On the cost of irritating a lot of so-called “socially aware” individuals, I am going to compare Anna Hazare with Prince — the kid who fell in a well and which was so much glamorized by the media to make every mother in India feel if “Prince” was her own child. I hope you have not yet forgotten Prince, or have you already buried him deep in the dark and forgotten recesses of your mind, miles beneath the memory of the sweeping wave of India’s Joyous World Cup victory, or débâcle of Delhi in IPL 2011.
What is so similar about Prince and Anna
With other things being different, one this is strikingly same about the two is that both are media’s children. Although created in different hues, both (Anna and Prince) served the same purpose — more TRP and more revenue.
What Anna signifies?
One thing for sure Anna episode has vividly displayed that Indian mass has become more sophisticated to be trapped by episodes like Prince. Now, people need something meaningful, something like Anna Hazare.
The journey of Indian mass has been significant. it has jumped straight away from being completely unconcerned about anything that happens to their surroundings to being hyper-reactive to each and every thing that happens around them, and mostly it does so blindly, without even thinking what it is doing, or without ever stopping on sanity.
Both are equally dangerous. In the first phase, bureaucrats and corporate vultures benefited from Indian people’s “WHO CARE” attitude, and in the current phase corporate vultures alone benefit from this.
See how tactfully, corporate guys have removed bureaucrats from the mix!
Why Anna succeeded where everyone else failed?
Anna succeeded because it represented urban middle class of India. It clicked with everyone who has to give bribe to get a gas connection (I know they portray this as an example on radio), to get a driving license, or to pay for “red light” jumps.
Anna has nothing to do with 80% of Indians living in India’s hinterland.
Why I am so worried?
Over the period of time, Jantar Mantar has turned into a place for political Ansans (hunger strikes). Many social activists have done so to show their disagreement with the policymaker (if not outright hatred), but never, not even once did the government budged, and even when they did it was not so fast.
I have read about many “well natured” activists protesting and going on Ansans at Jantar Mantar, but their plights were never heard, and they never got anything more than mere consolations and empty words. But, here is a 74-year old Anna, who pulled government on its knees.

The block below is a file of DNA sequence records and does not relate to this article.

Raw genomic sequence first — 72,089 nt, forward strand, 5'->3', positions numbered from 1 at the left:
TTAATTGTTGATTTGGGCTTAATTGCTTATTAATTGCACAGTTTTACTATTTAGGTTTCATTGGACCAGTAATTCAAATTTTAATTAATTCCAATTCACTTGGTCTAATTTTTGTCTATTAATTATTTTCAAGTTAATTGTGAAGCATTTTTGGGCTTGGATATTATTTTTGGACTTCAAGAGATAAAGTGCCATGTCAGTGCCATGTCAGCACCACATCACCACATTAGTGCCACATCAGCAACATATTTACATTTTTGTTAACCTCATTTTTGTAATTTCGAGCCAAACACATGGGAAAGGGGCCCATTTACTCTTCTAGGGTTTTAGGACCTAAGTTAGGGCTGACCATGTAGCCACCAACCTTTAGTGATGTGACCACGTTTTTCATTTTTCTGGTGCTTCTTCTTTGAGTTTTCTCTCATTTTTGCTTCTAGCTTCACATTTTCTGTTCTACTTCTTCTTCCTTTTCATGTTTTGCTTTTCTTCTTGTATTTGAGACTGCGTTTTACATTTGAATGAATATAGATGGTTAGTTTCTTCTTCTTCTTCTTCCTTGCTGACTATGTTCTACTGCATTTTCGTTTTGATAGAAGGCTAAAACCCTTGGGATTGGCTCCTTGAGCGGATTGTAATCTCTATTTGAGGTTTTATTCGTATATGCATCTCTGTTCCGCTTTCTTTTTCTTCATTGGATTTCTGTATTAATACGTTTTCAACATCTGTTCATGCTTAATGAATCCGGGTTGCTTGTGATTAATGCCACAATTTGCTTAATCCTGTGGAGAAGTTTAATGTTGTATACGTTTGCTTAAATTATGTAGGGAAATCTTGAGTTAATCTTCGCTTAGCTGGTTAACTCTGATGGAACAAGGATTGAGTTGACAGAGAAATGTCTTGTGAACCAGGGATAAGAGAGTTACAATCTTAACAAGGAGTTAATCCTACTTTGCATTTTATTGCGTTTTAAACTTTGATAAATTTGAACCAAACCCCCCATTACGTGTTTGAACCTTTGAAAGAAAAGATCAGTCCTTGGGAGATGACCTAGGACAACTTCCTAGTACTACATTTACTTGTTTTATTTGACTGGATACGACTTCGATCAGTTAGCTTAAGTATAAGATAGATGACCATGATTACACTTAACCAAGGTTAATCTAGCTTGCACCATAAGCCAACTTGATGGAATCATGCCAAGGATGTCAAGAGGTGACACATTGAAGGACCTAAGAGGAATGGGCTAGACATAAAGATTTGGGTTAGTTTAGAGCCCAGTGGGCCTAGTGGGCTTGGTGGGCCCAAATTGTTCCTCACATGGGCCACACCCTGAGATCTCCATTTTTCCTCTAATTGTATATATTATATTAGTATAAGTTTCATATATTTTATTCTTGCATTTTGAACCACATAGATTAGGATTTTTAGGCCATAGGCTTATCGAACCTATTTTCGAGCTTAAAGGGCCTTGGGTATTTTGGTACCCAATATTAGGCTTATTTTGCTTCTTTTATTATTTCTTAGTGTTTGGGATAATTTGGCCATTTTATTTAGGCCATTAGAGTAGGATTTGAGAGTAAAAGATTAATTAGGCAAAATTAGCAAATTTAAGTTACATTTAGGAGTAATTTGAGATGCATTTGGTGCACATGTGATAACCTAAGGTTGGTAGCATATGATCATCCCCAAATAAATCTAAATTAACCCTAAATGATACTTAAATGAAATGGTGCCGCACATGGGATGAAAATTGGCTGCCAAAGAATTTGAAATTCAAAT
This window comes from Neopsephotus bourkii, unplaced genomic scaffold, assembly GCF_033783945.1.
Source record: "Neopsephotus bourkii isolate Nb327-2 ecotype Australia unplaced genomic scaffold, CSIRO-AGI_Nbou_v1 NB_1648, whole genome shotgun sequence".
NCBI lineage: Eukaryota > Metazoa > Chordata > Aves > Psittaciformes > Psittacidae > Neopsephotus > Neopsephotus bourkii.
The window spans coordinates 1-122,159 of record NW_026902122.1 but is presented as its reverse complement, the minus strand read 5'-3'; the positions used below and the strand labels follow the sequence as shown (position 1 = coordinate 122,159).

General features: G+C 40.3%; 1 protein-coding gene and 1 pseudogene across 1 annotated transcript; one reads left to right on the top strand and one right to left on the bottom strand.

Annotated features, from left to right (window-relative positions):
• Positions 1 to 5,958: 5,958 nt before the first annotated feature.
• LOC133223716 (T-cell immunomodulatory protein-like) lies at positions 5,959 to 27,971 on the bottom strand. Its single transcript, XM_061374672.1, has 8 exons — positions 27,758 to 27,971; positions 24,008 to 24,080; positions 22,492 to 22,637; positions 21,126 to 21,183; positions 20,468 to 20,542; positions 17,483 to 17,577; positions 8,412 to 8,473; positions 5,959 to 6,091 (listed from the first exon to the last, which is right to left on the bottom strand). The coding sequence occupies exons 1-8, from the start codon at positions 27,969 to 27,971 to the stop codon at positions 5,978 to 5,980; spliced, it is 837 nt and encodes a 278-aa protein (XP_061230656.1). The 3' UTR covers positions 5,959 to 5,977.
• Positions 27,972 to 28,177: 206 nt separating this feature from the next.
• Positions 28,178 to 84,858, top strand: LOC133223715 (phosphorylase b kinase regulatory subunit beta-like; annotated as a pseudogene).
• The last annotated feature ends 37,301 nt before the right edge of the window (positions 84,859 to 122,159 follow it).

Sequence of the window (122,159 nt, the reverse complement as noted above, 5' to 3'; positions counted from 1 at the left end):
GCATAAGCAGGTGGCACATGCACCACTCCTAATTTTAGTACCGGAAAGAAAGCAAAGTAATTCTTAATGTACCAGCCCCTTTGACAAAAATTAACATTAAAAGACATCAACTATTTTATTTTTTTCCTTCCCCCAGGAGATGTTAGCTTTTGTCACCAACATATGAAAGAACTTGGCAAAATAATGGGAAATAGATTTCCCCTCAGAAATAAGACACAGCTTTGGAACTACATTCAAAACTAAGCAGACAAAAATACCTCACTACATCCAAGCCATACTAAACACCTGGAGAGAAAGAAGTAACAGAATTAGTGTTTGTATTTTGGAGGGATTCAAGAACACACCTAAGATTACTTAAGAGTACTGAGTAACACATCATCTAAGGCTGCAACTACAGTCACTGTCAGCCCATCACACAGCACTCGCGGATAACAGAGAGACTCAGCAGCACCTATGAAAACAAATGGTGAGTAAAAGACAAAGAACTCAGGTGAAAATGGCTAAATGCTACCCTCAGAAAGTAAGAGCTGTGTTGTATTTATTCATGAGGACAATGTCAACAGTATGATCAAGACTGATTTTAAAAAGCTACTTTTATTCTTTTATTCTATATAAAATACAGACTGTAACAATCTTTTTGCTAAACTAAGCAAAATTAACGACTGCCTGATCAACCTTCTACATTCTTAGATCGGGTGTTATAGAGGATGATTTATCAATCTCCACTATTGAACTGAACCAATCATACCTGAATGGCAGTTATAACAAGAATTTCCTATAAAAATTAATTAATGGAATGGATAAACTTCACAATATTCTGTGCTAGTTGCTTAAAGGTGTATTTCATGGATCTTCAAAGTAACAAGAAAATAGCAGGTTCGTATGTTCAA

Isn’t it an example of POP Politics? (Like POP philosophy and POP psychology).
You will agree with me when you will see who all joined Anna’s cause. Among many guests were Aamir Khan (Icon of POP Politics and POP social services who does nothing other than giving lip service to causes related to his films) and Baba Ramdev (POP Yoga Guru).
Aren’t they all after some personal gain? Chasing some personal target?
Today during a course of discussion with me, a very senior journalist mentioned that after the hunger strike was over, Anna left Jantar Mantar with so much of garbage behind that Municipal Corporation of Delhi is having hard time clean it up.
He said what kind of civil society Anna is promoting? He slyly added Anna Hazare is attempting to clean India, and who will clean the garbage he left there? Isn’t he concerned about it? Or cleaning Jantar Mantar is not part of his agenda, or has it already served its purpose? I could sense frustration, anxiety, and sarcasm in his voice.
I am also worried because of the timing of all this
And moreover, look at the impeccable timing of Anna’s fast to death campaign.
It came after India’s World Cup victory, and before inception of IPL 4. Was Anna used to work as filler for media between World Cup Victory and IPL matches? Government genuflected right before IPL began. People will argue that it was “a happy coincidence”, but I am not game for such claims. I believe it was tailored.
Who will benefit from it?
No one if not corporate India (media included)!
Voices of countless other social activists “fasting unto their deaths” at Jantar Mantar were never heard because they were representing a section of people (80% Indians) who lived in India’s hinterland. Media didn’t cover them because their victory would mean defeat of corporate India and of middle class urban Indians, by the way who is also the prime (or perhaps only) target audience of the media.
Media, therefore, cannot risk alienating this group.
Like most of my readers, economically, geographically, technically, or in all other senses, I also do not belong to that 80% of Indians whose voice is never heard, but I do not support Anna Hazare. I do not endorse his view, no matter how loud stupid RJs, arrogant anchors, and ignorant reports shout at me.
I do not support Hazare because I care!